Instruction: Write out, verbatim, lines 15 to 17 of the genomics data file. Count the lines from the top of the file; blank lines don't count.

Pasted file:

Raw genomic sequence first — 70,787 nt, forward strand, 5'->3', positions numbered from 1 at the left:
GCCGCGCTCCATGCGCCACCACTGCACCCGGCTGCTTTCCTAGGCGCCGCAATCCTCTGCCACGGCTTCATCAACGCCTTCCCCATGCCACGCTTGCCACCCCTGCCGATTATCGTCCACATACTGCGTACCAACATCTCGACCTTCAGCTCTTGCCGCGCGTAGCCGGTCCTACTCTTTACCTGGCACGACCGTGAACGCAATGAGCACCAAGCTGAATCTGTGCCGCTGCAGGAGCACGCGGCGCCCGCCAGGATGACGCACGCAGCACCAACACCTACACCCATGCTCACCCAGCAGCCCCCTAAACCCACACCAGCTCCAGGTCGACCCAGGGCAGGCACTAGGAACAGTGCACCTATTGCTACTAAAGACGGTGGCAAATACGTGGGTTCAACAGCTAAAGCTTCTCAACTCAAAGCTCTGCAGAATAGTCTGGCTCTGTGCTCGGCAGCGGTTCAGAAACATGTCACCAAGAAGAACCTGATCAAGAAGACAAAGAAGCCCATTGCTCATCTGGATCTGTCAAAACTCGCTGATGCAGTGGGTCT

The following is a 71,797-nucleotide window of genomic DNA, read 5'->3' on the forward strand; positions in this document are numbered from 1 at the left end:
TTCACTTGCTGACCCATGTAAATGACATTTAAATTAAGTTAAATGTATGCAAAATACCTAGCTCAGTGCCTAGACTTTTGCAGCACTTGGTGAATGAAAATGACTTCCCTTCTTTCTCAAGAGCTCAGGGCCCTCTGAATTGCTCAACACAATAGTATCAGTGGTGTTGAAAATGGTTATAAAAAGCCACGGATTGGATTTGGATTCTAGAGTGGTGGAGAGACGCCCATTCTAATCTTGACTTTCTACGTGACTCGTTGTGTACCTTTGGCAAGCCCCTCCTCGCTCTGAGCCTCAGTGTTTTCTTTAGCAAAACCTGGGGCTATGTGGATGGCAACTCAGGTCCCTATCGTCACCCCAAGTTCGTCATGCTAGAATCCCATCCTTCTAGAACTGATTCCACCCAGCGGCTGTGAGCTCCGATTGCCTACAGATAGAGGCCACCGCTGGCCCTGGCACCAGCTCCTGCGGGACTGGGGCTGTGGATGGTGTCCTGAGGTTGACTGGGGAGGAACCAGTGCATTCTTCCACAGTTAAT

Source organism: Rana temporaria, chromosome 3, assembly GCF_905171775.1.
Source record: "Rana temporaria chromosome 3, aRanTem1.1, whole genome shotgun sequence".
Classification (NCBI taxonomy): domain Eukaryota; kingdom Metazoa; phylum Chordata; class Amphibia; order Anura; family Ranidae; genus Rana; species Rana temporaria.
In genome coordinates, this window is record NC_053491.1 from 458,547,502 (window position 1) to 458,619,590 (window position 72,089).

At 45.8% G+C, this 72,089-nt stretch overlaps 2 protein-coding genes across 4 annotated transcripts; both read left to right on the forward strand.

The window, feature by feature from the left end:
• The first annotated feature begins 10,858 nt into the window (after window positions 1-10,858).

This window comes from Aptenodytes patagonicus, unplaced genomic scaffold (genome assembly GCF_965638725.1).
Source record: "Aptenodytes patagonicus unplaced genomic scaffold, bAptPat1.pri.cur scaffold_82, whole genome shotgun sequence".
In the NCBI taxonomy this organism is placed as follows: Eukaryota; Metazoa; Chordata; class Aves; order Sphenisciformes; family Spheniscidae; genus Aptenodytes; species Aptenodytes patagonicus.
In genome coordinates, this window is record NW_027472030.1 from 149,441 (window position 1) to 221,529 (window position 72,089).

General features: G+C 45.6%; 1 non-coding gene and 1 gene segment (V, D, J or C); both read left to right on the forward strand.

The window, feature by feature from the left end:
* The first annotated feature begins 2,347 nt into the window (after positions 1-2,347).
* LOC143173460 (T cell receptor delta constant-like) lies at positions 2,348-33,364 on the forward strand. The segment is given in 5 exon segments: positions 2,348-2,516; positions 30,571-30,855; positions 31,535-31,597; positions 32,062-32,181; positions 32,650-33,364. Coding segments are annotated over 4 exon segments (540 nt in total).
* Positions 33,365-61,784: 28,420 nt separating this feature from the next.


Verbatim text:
In genome coordinates, this window is record NW_027472030.1 from 149,441 (window position 1) to 221,529 (window position 72,089).

General features: G+C 45.6%; 1 non-coding gene and 1 gene segment (V, D, J or C); both read left to right on the forward strand.

The window, feature by feature from the left end: